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Check out my piece on Roosh in the International Business Times

Roosh V
Roosh V

I was asked to do a piece on Roosh V for the International Business Times, and so I did, arguing that his now infamous post on legalizing rape is not actually the worst or most dangerous thing about him.

Roosh, like many other gurus of so-called “pick-up artistry”, likes to pretend he’s discovered some secret codes that – like the cheat codes that make video games easier to play – allow men to charm and/or manipulate almost any woman into having sex with them.

In reality, of course, there are no cheat codes; women aren’t video games. But there is another, more old-fashioned technique that men have used since time immemorial when they want to have sex with women who aren’t interested in having sex with them. This technique is known as rape.

While Roosh indignantly insists he is no “rape advocate”, in his books and blog posts, he encourages his followers to treat a woman saying “No” as little more than a temporary obstacle to sex.

Read the rest here.

 

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Alan Robertshaw
Alan Robertshaw
6 years ago

@ Vicki P

Interesting article, but I especially like the comments.

Is “I don’t know anything about this Roosh” the new “I’m not a racist but..”?

Victorious Parasol
Victorious Parasol
6 years ago

@ Alan

I do believe you may be correct in your interpretation. They’re pretty quick to defend, aren’t they?

Dreadnought
Dreadnought
6 years ago

@ Saphira

This article may explain why some scientists fall prey to illogical beliefs. It talks mainly about jihadists but I think it applies to feminism as well – or any other social issue.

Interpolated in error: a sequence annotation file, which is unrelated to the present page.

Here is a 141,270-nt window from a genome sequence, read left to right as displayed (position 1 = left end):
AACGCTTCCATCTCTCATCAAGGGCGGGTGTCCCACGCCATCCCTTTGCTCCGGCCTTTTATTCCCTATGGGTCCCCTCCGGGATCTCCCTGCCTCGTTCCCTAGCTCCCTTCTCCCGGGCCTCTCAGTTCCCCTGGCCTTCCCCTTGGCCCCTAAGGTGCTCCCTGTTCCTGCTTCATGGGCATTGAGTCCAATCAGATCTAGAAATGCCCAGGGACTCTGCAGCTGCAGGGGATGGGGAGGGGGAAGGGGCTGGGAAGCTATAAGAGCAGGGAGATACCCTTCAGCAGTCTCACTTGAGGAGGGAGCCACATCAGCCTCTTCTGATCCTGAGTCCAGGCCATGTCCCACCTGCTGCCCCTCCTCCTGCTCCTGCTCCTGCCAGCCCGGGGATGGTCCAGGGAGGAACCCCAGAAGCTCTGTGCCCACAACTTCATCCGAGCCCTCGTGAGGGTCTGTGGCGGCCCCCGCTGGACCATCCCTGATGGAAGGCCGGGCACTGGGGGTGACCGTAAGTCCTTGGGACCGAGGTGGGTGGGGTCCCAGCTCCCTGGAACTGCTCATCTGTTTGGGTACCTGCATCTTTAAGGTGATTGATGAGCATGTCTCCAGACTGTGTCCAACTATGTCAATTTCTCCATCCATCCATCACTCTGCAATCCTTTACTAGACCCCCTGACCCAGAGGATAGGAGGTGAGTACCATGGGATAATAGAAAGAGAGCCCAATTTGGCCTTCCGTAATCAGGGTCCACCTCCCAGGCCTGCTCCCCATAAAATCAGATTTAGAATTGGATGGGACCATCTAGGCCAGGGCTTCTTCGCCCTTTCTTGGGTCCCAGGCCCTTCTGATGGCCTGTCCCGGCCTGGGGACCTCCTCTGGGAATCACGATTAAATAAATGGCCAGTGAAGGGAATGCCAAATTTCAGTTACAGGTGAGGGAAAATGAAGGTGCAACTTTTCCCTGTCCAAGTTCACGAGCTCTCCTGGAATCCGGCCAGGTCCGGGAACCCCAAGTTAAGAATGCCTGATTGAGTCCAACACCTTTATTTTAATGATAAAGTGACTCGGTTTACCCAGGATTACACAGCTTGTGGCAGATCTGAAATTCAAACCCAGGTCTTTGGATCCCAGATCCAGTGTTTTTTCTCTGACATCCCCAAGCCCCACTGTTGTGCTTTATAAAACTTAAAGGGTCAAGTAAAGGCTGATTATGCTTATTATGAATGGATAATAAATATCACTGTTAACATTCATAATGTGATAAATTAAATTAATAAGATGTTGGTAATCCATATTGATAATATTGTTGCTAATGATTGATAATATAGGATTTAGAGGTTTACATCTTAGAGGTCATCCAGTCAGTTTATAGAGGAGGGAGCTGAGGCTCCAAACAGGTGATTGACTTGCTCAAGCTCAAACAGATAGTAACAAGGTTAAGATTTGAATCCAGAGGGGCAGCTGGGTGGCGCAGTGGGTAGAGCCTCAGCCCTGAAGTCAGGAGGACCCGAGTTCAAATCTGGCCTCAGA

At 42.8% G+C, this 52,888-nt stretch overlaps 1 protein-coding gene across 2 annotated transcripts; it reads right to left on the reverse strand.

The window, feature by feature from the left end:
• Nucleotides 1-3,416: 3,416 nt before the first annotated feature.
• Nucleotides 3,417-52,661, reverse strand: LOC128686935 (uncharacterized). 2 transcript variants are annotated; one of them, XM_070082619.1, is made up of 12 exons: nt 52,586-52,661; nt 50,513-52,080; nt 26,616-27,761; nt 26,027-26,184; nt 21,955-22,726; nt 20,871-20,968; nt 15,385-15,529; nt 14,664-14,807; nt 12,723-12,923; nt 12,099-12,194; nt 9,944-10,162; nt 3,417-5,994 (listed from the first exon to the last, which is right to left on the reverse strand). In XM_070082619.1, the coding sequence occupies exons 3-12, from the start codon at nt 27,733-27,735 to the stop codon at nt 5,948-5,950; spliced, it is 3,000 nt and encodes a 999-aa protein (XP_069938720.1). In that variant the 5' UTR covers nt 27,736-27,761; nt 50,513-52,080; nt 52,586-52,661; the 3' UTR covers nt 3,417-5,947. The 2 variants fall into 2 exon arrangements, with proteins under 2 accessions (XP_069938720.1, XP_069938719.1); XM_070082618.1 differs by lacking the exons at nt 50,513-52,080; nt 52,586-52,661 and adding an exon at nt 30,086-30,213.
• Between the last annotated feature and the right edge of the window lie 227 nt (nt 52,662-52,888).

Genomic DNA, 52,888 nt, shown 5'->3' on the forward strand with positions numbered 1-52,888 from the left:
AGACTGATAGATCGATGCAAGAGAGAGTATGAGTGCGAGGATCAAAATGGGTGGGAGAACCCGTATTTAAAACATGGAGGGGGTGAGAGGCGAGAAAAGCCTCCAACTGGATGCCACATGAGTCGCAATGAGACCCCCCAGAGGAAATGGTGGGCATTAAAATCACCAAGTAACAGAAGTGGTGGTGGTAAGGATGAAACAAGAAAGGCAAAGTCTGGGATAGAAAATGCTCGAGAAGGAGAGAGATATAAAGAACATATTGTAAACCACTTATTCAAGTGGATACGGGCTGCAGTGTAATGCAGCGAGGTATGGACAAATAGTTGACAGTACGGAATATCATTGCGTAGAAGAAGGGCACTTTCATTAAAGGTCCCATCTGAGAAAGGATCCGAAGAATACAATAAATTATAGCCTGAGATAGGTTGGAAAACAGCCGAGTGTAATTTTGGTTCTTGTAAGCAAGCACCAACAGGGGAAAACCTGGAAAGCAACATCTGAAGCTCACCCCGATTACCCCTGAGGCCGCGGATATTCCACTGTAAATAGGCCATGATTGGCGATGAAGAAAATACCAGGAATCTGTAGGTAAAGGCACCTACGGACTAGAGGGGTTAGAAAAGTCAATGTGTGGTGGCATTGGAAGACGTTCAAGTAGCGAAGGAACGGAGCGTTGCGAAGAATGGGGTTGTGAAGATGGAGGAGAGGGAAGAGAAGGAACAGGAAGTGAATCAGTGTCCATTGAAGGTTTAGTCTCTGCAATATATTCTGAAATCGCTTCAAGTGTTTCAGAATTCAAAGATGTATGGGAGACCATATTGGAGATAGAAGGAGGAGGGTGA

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6 years ago

The doxxing of Roosh is really forcing me to question my morality. I’m adamantly opposed to harassment so logically I should be against Roosh being doxxed. On the other hand, however, Valizadeh is such a despicable, abhorrent human being who himself has doxxed many individuals; so should my moral judgement on harassment stop at Roosh? If I were to do that, wouldn’t that make me a hypocrite who’s actually in favour of harassment?

At the risk of sounding like an armchair philosopher, I think that depends on whether you believe in moral absolutes or moral relativism. I tend to go with relativism, because absolutes get sticky and dogmatic. I don’t believe in doxxing, I’m against it. It’s mob justice, and I don’t believe in mob justice; I think it sets a dangerous precedent and does more harm than good.

HOWEVER, there are exceptions that I still think are morally righteous. Like the gang of 200 Indian women who, after being repeatedly ignored by the police when they reported a man who was terrorizing their area with rape, robbery and murder (he paid hefty bribes to the police to escape prosecution), all gathered together at his acquittal and physically tore him to pieces. http://www.theguardian.com/world/2005/sep/16/india.gender

So even though I’m against mob justice as a moral rule, I can’t find it my heart to condemn these ladies. I think there are still exceptions to every rule, and you have to look at the moral relativism of the situation.

TL;DR, Morals can be adjusted to fit a certain situation, without you being a hypocrite.

P.S. I don’t think death threats or doxxing are still warranted in this case, though.

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